When the original revision to the code that came out of committee omitted a sodomy law, at first no one noticed. Then an Austin newspaper reported the omission. Thereupon, social conservatives lobbied hard to have a sodomy law included. Richards, however, did nothing to lobby the legislature against its inclusion. As with President Clinton on the "Don’t Ask, Don’t Tell" gay military ban, Richards may have taken the right stand in theory ("opposing" the offensive law, as Clinton "opposed" the gay military ban) but she did nothing in practice to stand in the way of anti-gay political forces. Not only did she fail to lobby the legislature on the issue, she gave no public speeches urging that the sodomy law be eliminated. Thus, Richards, deservedly famous for her oratorical skill, was strangely silent when this most fundamental issue for gay civil rights and personal privacy arose.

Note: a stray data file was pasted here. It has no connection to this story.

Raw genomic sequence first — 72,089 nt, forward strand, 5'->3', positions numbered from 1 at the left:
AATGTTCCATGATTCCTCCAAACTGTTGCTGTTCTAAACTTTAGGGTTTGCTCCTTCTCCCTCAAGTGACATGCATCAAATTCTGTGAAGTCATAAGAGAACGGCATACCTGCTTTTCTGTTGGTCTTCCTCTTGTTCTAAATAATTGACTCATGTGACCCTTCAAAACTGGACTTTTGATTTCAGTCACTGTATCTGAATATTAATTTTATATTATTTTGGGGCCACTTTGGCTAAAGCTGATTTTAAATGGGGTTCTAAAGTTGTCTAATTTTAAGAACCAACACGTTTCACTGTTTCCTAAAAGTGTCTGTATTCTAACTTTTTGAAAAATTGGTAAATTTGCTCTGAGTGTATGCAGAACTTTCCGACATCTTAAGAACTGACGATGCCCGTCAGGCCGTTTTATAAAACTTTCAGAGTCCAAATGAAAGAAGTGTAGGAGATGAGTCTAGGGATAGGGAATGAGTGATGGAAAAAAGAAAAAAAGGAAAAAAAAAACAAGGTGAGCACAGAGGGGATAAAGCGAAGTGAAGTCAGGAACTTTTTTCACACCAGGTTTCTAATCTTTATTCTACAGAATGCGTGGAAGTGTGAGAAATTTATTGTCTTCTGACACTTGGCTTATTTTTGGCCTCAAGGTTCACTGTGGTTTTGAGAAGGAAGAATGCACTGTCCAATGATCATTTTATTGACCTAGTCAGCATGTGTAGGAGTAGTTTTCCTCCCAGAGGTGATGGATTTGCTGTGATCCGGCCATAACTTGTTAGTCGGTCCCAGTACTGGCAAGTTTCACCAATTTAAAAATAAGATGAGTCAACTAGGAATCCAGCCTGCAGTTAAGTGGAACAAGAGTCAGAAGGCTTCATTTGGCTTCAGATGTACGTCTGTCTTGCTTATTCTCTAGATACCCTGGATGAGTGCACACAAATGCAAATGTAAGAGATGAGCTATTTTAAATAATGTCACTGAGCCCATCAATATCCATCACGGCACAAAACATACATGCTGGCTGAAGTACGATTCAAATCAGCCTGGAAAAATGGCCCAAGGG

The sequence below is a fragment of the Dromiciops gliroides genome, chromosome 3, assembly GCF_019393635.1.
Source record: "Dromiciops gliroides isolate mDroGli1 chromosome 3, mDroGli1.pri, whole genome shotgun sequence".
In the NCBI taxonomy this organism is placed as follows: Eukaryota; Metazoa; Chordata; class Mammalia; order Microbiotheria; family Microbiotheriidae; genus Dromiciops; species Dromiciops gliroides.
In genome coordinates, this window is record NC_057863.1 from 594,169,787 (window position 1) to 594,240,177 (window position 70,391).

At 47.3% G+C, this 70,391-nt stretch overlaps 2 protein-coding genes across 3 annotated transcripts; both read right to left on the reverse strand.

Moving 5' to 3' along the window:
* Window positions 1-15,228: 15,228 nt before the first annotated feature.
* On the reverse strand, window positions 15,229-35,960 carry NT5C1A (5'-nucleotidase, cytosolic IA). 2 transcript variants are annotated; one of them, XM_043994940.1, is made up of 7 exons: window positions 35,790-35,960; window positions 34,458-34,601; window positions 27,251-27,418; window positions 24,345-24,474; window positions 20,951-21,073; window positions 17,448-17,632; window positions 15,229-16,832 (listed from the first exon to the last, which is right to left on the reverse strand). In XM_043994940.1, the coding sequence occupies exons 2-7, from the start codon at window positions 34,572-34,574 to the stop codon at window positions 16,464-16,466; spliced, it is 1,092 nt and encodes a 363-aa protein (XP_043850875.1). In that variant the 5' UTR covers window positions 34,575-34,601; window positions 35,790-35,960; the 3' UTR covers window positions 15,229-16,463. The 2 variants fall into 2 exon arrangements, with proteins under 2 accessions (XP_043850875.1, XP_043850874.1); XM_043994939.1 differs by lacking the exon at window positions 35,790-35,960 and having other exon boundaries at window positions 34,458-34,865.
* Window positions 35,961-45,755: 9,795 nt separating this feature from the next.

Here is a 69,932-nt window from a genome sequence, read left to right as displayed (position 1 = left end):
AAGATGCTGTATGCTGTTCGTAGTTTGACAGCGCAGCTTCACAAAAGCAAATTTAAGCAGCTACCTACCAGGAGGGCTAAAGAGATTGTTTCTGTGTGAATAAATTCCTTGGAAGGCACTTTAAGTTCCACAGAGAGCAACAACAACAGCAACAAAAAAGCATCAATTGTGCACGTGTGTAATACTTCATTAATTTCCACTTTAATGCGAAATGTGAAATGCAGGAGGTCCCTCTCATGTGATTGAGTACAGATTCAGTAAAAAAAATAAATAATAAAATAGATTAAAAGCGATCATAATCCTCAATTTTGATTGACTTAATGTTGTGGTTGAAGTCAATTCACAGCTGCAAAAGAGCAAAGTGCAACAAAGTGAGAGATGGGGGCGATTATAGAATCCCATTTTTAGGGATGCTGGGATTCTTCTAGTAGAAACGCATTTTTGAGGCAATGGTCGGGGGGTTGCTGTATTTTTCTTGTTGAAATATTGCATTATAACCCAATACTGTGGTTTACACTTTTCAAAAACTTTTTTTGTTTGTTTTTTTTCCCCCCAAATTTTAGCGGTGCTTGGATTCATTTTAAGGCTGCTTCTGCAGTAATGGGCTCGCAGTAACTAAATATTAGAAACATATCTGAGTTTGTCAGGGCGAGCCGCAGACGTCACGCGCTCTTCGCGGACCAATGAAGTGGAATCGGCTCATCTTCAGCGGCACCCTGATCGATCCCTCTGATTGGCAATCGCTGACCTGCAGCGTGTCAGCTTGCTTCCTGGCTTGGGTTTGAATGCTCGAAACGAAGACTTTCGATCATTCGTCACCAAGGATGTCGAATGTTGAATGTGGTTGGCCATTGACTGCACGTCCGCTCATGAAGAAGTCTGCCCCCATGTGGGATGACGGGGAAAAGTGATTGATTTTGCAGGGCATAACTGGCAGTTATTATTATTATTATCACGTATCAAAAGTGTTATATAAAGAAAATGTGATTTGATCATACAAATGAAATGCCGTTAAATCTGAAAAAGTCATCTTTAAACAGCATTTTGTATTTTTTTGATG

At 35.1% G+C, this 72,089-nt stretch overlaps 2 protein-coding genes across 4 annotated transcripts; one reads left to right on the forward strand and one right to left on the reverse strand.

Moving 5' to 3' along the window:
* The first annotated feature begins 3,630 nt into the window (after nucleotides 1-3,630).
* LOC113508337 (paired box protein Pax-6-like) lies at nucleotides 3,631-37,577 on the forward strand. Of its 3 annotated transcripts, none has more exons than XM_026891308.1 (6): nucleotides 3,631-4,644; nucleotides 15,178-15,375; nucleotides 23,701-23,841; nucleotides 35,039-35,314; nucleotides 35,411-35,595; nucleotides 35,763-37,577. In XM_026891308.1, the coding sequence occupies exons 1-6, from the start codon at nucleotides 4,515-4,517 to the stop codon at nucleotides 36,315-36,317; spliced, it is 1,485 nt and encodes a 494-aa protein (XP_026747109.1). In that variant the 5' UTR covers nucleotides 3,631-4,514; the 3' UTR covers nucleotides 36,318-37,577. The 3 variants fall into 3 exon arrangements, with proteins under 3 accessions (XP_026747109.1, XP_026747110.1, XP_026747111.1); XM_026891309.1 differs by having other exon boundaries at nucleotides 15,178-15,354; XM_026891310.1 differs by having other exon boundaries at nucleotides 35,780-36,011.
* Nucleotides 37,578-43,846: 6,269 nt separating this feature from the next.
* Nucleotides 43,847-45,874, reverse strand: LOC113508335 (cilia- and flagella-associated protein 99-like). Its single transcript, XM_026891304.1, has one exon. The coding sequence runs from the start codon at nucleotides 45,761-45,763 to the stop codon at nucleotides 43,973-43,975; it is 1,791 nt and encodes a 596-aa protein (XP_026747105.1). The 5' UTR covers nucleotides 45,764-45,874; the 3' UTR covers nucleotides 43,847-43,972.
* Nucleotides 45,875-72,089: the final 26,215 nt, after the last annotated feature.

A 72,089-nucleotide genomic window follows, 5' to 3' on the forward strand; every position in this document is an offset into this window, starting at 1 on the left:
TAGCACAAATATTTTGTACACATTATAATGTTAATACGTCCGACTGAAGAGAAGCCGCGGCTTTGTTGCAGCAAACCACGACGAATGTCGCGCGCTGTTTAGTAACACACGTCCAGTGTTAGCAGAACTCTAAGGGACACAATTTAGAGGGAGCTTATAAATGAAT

It’s not enough for a politician to mouth the right things, such as opposition to a sodomy law. We need politicians who won’t go AWOL when we need them. On the sodomy law, Richards was manifestly and demonstrably AWOL.

After deserting us during the drafting process, Richards was confronted with a choice: either sign the comprehensive criminal code provision containing the sodomy law she "opposed" or veto it.